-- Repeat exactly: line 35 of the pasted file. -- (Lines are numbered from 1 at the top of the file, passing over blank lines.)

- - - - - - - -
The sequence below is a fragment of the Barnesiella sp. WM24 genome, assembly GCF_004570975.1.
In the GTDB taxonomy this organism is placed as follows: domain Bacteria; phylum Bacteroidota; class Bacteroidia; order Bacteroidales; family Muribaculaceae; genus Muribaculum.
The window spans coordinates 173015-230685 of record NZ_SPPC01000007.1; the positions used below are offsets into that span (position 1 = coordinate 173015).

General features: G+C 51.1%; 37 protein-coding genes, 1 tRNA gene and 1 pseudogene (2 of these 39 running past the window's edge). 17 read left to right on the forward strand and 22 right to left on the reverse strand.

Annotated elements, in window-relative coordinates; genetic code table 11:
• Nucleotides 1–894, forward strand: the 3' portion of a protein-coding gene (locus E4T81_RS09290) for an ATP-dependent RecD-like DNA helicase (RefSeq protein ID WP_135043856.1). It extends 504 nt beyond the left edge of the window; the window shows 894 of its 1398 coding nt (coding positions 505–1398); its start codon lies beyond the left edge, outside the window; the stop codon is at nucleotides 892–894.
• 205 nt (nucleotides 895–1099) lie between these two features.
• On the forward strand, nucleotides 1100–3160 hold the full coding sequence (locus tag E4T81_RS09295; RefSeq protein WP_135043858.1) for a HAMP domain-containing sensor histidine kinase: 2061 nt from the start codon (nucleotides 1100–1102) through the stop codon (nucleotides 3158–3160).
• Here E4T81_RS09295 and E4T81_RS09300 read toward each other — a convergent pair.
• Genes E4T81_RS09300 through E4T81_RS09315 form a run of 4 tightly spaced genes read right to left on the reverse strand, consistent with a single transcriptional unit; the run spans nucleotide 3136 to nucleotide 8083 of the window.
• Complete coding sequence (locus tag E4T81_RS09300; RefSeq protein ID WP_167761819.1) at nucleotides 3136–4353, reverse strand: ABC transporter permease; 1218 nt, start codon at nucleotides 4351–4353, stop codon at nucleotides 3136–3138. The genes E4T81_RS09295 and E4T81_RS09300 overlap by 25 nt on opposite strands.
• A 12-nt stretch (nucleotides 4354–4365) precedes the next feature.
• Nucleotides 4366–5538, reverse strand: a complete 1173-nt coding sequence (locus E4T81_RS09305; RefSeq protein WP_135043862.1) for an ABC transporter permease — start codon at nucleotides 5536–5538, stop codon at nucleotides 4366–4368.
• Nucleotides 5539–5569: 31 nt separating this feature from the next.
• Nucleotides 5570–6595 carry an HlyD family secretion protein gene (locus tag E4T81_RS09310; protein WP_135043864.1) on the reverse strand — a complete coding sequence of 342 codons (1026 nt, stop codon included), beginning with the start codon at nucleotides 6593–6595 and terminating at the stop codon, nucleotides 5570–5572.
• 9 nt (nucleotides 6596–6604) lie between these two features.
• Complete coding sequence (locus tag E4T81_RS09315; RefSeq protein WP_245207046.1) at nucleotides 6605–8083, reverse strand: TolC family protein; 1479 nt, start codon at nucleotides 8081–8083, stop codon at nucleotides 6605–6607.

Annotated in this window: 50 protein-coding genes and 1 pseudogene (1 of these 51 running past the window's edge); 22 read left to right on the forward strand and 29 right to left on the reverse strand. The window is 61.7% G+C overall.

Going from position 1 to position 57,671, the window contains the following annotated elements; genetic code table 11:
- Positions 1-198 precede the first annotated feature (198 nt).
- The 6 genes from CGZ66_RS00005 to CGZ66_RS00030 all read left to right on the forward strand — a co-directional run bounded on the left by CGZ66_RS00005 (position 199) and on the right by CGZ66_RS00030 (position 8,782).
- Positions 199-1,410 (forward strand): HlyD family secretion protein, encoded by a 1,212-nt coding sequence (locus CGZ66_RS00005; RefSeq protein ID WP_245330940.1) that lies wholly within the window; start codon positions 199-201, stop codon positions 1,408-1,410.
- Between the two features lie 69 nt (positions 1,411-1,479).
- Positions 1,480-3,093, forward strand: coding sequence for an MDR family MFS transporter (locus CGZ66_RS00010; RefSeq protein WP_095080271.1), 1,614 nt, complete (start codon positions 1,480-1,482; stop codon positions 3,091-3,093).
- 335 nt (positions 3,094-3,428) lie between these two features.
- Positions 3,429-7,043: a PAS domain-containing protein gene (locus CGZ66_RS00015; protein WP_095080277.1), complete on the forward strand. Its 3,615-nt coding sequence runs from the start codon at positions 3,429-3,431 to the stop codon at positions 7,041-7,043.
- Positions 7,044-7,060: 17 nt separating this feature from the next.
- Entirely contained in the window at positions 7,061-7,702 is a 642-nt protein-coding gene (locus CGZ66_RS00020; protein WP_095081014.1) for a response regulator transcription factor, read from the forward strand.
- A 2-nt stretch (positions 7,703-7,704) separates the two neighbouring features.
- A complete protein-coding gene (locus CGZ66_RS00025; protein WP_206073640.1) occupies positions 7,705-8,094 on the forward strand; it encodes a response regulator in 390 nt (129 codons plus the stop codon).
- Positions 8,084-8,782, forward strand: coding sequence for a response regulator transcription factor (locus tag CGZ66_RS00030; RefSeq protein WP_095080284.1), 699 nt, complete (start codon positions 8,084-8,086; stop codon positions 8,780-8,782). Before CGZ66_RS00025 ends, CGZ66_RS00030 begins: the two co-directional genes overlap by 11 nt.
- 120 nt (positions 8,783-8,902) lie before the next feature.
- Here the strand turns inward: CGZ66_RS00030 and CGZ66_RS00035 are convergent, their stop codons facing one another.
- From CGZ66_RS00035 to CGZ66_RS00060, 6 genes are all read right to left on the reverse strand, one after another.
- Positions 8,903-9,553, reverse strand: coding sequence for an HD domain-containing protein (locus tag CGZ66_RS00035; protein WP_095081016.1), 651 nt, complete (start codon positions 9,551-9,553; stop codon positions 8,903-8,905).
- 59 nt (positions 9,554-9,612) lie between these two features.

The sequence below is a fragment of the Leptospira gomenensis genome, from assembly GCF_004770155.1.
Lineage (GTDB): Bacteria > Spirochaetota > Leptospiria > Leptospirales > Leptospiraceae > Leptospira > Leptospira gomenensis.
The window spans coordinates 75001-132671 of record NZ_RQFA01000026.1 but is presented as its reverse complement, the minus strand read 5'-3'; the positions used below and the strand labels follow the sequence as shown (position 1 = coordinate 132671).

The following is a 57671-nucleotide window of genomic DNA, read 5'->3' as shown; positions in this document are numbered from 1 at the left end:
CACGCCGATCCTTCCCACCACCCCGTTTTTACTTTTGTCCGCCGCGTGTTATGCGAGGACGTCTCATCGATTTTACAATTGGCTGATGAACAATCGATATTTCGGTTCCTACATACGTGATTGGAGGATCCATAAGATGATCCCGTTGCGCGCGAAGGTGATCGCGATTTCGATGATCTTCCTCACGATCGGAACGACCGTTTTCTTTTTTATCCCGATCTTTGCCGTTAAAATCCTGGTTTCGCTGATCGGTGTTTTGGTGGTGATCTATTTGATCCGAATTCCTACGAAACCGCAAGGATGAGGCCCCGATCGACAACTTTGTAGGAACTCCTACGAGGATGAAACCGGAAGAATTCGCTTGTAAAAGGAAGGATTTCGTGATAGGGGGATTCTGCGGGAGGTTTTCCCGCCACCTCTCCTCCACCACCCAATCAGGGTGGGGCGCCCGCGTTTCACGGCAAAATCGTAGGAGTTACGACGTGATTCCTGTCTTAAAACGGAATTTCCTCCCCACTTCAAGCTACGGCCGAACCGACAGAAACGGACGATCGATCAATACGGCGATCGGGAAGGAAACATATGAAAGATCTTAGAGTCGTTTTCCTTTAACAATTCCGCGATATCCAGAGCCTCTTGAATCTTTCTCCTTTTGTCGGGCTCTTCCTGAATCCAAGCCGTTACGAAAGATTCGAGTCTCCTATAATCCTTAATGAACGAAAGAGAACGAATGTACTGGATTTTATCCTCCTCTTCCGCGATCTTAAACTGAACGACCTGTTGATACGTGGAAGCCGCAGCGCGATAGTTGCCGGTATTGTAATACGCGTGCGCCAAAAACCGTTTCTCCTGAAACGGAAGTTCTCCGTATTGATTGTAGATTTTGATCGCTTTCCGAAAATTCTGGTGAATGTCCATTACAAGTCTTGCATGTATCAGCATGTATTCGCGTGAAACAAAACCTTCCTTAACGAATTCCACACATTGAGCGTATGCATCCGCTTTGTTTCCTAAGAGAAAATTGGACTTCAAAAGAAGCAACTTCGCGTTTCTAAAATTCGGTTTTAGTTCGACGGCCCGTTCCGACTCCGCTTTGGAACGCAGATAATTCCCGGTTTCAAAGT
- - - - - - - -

- Positions 8,903-9,553, reverse strand: coding sequence for an HD domain-containing protein (locus tag CGZ66_RS00035; protein WP_095081016.1), 651 nt, complete (start codon positions 9,551-9,553; stop codon positions 8,903-8,905).